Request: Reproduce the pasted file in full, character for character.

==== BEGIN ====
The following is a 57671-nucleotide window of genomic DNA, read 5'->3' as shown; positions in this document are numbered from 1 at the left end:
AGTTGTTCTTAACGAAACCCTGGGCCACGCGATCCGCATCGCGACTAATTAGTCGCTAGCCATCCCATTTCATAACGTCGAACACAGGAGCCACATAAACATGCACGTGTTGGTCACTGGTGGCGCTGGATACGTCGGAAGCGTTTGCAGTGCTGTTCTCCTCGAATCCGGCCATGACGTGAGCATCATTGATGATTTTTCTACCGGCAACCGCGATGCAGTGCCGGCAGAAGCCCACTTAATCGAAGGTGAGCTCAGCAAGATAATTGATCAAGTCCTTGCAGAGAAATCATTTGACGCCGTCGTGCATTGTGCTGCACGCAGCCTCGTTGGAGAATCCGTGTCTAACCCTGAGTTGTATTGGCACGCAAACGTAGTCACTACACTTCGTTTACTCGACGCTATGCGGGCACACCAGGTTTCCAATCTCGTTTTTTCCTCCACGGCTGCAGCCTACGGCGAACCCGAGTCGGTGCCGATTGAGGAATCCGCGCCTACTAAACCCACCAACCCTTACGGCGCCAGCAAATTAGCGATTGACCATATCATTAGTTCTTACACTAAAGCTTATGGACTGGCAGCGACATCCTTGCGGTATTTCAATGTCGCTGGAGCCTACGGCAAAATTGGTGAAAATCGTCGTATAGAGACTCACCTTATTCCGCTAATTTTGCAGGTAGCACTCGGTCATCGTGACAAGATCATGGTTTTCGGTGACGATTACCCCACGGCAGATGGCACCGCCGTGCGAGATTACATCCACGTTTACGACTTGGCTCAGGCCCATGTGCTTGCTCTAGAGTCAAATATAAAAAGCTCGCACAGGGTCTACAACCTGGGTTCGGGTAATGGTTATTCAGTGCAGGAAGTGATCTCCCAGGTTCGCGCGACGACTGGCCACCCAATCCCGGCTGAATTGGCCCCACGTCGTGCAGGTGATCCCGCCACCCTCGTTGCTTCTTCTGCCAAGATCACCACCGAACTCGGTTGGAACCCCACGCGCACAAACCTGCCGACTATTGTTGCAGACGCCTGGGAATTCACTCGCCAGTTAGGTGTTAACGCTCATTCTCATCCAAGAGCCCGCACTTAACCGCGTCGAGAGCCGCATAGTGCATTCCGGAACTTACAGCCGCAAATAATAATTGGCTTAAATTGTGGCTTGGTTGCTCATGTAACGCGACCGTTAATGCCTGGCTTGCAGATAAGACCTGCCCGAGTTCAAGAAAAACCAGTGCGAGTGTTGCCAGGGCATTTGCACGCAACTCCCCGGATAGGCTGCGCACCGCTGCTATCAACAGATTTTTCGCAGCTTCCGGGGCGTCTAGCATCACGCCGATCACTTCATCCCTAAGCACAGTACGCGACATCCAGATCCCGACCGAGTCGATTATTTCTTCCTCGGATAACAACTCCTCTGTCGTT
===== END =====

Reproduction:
The following is a 57671-nucleotide window of genomic DNA, read 5'->3' as shown; positions in this document are numbered from 1 at the left end:
AGTTGTTCTTAACGAAACCCTGGGCCACGCGATCCGCATCGCGACTAATTAGTCGCTAGCCATCCCATTTCATAACGTCGAACACAGGAGCCACATAAACATGCACGTGTTGGTCACTGGTGGCGCTGGATACGTCGGAAGCGTTTGCAGTGCTGTTCTCCTCGAATCCGGCCATGACGTGAGCATCATTGATGATTTTTCTACCGGCAACCGCGATGCAGTGCCGGCAGAAGCCCACTTAATCGAAGGTGAGCTCAGCAAGATAATTGATCAAGTCCTTGCAGAGAAATCATTTGACGCCGTCGTGCATTGTGCTGCACGCAGCCTCGTTGGAGAATCCGTGTCTAACCCTGAGTTGTATTGGCACGCAAACGTAGTCACTACACTTCGTTTACTCGACGCTATGCGGGCACACCAGGTTTCCAATCTCGTTTTTTCCTCCACGGCTGCAGCCTACGGCGAACCCGAGTCGGTGCCGATTGAGGAATCCGCGCCTACTAAACCCACCAACCCTTACGGCGCCAGCAAATTAGCGATTGACCATATCATTAGTTCTTACACTAAAGCTTATGGACTGGCAGCGACATCCTTGCGGTATTTCAATGTCGCTGGAGCCTACGGCAAAATTGGTGAAAATCGTCGTATAGAGACTCACCTTATTCCGCTAATTTTGCAGGTAGCACTCGGTCATCGTGACAAGATCATGGTTTTCGGTGACGATTACCCCACGGCAGATGGCACCGCCGTGCGAGATTACATCCACGTTTACGACTTGGCTCAGGCCCATGTGCTTGCTCTAGAGTCAAATATAAAAAGCTCGCACAGGGTCTACAACCTGGGTTCGGGTAATGGTTATTCAGTGCAGGAAGTGATCTCCCAGGTTCGCGCGACGACTGGCCACCCAATCCCGGCTGAATTGGCCCCACGTCGTGCAGGTGATCCCGCCACCCTCGTTGCTTCTTCTGCCAAGATCACCACCGAACTCGGTTGGAACCCCACGCGCACAAACCTGCCGACTATTGTTGCAGACGCCTGGGAATTCACTCGCCAGTTAGGTGTTAACGCTCATTCTCATCCAAGAGCCCGCACTTAACCGCGTCGAGAGCCGCATAGTGCATTCCGGAACTTACAGCCGCAAATAATAATTGGCTTAAATTGTGGCTTGGTTGCTCATGTAACGCGACCGTTAATGCCTGGCTTGCAGATAAGACCTGCCCGAGTTCAAGAAAAACCAGTGCGAGTGTTGCCAGGGCATTTGCACGCAACTCCCCGGATAGGCTGCGCACCGCTGCTATCAACAGATTTTTCGCAGCTTCCGGGGCGTCTAGCATCACGCCGATCACTTCATCCCTAAGCACAGTACGCGACATCCAGATCCCGACCGAGTCGATTATTTCTTCCTCGGATAACAACTCCTCTGTCGTT